To control the public corporation itself, Initiative 135 authorizes a 13-member board of directors. One is named by the mayor, two by the city council, one by the Green New Deal Oversight Board (another left-created institution in Seattle), one by the King County Labor Council (the unions), and one by various underrepresented groups starting with El Central de la Raza. The remaining seven board members of this new city agency are named by the Seattle Renters’ Commission. When the public-housing projects are built, these seven seats are to be filled by residents.

Any tenant that becomes a problem must be offered “restorative justice conflict resolution” (whatever that is) before being evicted.


The Social Housing Developer’s charter also specifies that seven directors make a quorum. The seven renter-directors can control the whole agency — and they are an unusual group, for corporation directors. Here’s one, taken from the municipal web page, “Meet the 13 people appointed to bring social housing to Seattle.”

“Devyn Forschmiedt . . . Since 2015 Devyn has been working full time in early childhood education, which has contributed to their passion for building a better world for the next generation. In 2020 Devyn started teaching at a Head Start program, through which they have seen even more of the impacts that lack of access to safe and supportive housing and other resources have on families, especially those who are more marginalized. Devyn strongly believes that housing is a fundamental human right. They believe that a healthy society has systems in place that allow every person to thrive . . . Devyn has spent most of their adult life living in inadequate or unsafe housing of various types and absolutely knows firsthand how hard it is for even a single person working full time to reach a place of stability. To Devyn, social housing represents an opportunity for loved ones, the communities they serve, and so many others to reach that stability. Devyn believes it is one small first step towards an equitable world.”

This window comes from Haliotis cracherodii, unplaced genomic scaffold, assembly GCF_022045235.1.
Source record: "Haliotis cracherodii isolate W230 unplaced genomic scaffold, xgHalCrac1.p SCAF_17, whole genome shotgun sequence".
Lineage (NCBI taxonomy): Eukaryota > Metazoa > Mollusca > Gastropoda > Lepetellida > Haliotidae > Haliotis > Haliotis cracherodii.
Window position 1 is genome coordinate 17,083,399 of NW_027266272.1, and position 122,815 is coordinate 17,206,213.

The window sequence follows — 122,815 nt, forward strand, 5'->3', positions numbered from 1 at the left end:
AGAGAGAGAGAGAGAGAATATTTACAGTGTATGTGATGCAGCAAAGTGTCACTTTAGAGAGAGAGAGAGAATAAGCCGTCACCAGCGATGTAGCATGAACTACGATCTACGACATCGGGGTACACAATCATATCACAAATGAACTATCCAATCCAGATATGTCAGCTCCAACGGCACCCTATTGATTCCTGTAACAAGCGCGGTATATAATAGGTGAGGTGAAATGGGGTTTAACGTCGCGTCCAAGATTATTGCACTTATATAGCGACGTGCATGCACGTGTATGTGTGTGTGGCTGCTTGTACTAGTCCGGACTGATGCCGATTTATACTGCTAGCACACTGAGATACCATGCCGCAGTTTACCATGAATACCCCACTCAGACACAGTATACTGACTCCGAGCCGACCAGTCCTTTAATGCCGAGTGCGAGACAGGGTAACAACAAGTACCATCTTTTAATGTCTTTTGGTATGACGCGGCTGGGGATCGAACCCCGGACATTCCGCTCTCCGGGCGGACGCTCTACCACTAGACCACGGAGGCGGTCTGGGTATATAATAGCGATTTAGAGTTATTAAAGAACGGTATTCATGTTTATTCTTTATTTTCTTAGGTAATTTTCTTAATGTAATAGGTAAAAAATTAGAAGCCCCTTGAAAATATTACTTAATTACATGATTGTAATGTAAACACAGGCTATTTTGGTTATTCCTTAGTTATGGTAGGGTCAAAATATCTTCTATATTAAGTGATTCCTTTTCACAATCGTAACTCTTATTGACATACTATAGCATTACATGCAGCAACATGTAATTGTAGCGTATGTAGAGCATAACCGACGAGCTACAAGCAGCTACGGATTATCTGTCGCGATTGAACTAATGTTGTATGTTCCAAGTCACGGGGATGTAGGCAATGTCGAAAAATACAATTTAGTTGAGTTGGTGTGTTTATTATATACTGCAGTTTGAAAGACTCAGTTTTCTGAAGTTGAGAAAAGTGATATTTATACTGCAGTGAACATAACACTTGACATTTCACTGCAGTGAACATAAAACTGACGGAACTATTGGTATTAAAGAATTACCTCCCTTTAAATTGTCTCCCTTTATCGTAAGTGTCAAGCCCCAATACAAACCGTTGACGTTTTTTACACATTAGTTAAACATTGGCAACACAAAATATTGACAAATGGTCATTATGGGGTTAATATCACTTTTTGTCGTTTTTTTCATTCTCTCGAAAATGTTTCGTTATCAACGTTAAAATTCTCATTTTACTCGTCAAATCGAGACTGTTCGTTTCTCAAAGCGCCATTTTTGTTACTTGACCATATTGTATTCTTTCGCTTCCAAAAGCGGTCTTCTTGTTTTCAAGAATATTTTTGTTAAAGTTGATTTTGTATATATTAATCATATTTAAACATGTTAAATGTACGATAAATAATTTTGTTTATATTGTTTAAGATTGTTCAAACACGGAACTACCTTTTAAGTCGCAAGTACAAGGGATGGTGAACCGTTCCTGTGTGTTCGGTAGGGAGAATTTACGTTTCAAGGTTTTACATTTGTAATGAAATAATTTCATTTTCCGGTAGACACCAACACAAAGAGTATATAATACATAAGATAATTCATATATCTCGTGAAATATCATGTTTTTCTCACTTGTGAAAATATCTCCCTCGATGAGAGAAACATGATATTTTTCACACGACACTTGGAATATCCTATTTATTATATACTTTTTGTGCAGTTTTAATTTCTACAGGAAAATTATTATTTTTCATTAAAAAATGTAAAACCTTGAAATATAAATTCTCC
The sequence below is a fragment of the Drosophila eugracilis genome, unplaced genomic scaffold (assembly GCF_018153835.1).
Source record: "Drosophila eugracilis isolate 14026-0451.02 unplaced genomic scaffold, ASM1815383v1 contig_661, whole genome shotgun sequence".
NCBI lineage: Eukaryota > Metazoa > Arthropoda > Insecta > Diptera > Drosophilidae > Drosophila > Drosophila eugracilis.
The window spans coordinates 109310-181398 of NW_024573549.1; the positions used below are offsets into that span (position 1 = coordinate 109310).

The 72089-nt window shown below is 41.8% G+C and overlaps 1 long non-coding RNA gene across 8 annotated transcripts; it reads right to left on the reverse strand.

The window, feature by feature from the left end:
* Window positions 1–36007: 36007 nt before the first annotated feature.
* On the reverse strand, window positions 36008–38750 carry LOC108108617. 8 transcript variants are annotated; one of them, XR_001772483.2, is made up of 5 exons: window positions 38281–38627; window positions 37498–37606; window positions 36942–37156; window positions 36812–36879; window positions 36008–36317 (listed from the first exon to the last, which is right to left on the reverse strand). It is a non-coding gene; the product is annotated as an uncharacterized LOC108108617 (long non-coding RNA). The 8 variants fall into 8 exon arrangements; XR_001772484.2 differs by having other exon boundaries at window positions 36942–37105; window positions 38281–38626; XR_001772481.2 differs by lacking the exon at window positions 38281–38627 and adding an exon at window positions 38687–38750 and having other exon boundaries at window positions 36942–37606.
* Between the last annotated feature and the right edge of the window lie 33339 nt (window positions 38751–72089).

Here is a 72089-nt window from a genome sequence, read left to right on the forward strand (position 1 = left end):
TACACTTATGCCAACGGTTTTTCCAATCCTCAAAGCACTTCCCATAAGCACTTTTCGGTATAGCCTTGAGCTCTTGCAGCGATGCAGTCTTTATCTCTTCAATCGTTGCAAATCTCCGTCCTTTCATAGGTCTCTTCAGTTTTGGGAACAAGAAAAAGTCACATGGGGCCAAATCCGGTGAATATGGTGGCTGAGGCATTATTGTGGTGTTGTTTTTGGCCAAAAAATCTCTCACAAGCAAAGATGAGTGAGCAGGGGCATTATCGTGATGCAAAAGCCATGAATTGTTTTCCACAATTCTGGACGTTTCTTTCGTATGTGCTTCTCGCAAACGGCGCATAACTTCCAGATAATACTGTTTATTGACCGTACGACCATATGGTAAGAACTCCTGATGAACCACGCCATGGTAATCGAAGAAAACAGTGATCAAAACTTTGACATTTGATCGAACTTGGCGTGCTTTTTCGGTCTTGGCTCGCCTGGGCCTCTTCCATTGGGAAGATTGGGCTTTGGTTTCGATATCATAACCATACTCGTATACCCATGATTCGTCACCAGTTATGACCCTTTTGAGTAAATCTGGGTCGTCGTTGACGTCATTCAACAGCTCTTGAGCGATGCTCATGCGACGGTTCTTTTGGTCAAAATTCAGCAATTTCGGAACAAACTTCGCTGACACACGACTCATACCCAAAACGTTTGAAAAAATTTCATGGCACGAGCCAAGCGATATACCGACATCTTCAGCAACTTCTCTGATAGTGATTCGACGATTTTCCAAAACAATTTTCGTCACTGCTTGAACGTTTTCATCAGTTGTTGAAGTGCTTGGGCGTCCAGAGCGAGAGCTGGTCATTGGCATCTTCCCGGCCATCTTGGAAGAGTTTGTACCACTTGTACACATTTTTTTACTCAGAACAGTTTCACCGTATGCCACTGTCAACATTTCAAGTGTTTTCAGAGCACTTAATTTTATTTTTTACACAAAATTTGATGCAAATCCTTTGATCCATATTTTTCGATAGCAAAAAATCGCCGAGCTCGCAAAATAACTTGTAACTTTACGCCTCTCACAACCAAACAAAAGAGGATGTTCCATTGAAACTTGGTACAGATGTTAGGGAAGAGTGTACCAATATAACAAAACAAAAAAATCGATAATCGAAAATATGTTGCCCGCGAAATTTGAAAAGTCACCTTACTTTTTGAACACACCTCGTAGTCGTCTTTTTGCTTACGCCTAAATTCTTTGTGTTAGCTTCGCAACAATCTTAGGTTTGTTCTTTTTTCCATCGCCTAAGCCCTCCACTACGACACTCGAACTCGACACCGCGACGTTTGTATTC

This is called “lived experience,” which the writers of Initiative 135 deemed more relevant for directing a municipal housing program in a city of 730,000 people than knowledge of finance, administration, construction, or law.

As mentioned, Initiative 135 did not give the new Social Housing Developer much money, apart from a few tens of thousands of dollars to put the “lived experience” folks on the payroll. The political group that ran Initiative 135, House Our Neighbors, is now circulating a petition to put a second measure on the ballot, Initiative 137. The signatures aren’t due until June, and this time they might not get them. If they do, and the measure is passed by voters this November — and the new law is accepted by the courts — it would create a new payroll tax in Seattle: a 5% levy on salary amounts above $1 million per employee. A friend of mine calls this the “Julio Tax,” after Seattle Mariners’ center fielder Julio Rodriguez, a player from the Dominican Republic who is under contract for $17.4 million a year.

House Our Neighbors estimates that the Julio Tax will produce $52 million a year for the Social Housing Developer. How they calculated this figure they never said. They never expressed any concern that employers of very expensive talent might move over the city limits into a more welcoming jurisdiction. To the Left, it’s a moral issue. The rich have to pay their “fair share.”

In Seattle’s political atmosphere of the past ten years, a campaign like this was a sure bet. After last November’s council election, I’m not so sure. Whether the political climate here has changed enough I don’t know, but one can always hope.